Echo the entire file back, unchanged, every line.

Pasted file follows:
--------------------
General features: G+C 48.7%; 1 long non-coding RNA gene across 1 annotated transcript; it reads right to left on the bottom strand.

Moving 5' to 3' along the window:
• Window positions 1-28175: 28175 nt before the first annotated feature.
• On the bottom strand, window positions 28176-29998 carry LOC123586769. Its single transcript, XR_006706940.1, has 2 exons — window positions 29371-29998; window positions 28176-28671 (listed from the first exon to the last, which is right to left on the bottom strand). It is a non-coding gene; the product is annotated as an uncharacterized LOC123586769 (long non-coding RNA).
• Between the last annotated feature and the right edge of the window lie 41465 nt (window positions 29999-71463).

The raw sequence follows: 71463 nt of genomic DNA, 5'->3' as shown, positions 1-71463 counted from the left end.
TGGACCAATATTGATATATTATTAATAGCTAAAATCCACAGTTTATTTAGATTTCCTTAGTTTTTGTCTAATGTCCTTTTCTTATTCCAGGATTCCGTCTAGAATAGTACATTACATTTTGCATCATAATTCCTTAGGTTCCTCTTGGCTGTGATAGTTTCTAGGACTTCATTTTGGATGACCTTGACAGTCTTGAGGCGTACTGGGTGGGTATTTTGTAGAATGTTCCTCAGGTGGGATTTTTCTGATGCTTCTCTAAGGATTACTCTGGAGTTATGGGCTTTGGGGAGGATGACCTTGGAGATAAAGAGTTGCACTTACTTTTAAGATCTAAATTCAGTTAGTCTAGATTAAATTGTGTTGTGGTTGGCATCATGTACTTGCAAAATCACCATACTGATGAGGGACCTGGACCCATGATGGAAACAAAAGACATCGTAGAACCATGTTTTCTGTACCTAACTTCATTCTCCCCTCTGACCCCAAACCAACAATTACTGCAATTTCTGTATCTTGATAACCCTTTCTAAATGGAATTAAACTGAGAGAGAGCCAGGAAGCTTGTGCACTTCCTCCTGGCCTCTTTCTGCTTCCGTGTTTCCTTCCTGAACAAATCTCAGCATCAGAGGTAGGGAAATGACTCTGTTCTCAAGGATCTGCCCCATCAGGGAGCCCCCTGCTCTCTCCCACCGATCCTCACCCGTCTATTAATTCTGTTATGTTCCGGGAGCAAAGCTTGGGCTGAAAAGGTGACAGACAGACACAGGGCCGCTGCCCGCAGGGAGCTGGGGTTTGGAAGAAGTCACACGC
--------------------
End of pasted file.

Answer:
General features: G+C 48.7%; 1 long non-coding RNA gene across 1 annotated transcript; it reads right to left on the bottom strand.

Moving 5' to 3' along the window:
• Window positions 1-28175: 28175 nt before the first annotated feature.
• On the bottom strand, window positions 28176-29998 carry LOC123586769. Its single transcript, XR_006706940.1, has 2 exons — window positions 29371-29998; window positions 28176-28671 (listed from the first exon to the last, which is right to left on the bottom strand). It is a non-coding gene; the product is annotated as an uncharacterized LOC123586769 (long non-coding RNA).
• Between the last annotated feature and the right edge of the window lie 41465 nt (window positions 29999-71463).

The raw sequence follows: 71463 nt of genomic DNA, 5'->3' as shown, positions 1-71463 counted from the left end.
TGGACCAATATTGATATATTATTAATAGCTAAAATCCACAGTTTATTTAGATTTCCTTAGTTTTTGTCTAATGTCCTTTTCTTATTCCAGGATTCCGTCTAGAATAGTACATTACATTTTGCATCATAATTCCTTAGGTTCCTCTTGGCTGTGATAGTTTCTAGGACTTCATTTTGGATGACCTTGACAGTCTTGAGGCGTACTGGGTGGGTATTTTGTAGAATGTTCCTCAGGTGGGATTTTTCTGATGCTTCTCTAAGGATTACTCTGGAGTTATGGGCTTTGGGGAGGATGACCTTGGAGATAAAGAGTTGCACTTACTTTTAAGATCTAAATTCAGTTAGTCTAGATTAAATTGTGTTGTGGTTGGCATCATGTACTTGCAAAATCACCATACTGATGAGGGACCTGGACCCATGATGGAAACAAAAGACATCGTAGAACCATGTTTTCTGTACCTAACTTCATTCTCCCCTCTGACCCCAAACCAACAATTACTGCAATTTCTGTATCTTGATAACCCTTTCTAAATGGAATTAAACTGAGAGAGAGCCAGGAAGCTTGTGCACTTCCTCCTGGCCTCTTTCTGCTTCCGTGTTTCCTTCCTGAACAAATCTCAGCATCAGAGGTAGGGAAATGACTCTGTTCTCAAGGATCTGCCCCATCAGGGAGCCCCCTGCTCTCTCCCACCGATCCTCACCCGTCTATTAATTCTGTTATGTTCCGGGAGCAAAGCTTGGGCTGAAAAGGTGACAGACAGACACAGGGCCGCTGCCCGCAGGGAGCTGGGGTTTGGAAGAAGTCACACGC